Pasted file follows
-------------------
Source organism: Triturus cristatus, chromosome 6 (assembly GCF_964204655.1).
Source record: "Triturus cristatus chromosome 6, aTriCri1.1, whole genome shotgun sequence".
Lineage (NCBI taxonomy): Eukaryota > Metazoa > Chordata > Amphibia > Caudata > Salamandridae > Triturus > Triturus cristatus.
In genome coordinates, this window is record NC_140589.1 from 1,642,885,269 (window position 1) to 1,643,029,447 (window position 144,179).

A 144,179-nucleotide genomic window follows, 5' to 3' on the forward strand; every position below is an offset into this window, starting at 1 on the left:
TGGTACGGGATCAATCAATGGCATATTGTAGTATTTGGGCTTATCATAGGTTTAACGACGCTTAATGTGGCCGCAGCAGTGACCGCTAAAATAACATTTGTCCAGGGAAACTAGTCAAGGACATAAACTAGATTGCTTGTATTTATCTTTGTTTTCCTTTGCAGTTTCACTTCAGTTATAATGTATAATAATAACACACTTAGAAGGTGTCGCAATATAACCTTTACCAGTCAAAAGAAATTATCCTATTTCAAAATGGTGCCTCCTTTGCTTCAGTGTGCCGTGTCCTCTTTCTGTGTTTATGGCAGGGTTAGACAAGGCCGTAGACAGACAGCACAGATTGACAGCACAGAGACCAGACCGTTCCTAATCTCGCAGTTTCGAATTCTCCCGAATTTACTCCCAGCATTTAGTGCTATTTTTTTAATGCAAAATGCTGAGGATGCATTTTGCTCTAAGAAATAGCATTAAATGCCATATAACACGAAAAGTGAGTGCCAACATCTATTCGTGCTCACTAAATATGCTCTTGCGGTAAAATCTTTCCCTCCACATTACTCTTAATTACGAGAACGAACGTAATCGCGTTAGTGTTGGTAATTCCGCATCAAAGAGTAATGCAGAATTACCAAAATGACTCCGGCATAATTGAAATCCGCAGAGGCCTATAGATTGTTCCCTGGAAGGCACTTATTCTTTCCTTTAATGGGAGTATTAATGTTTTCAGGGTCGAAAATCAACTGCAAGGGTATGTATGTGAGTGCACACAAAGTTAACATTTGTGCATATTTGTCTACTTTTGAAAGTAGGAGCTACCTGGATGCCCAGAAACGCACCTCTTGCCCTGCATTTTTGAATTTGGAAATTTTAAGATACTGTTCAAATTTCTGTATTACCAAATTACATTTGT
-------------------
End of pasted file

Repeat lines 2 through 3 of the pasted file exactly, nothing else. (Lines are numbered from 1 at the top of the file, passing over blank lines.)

Source record: "Triturus cristatus chromosome 6, aTriCri1.1, whole genome shotgun sequence".
Lineage (NCBI taxonomy): Eukaryota > Metazoa > Chordata > Amphibia > Caudata > Salamandridae > Triturus > Triturus cristatus.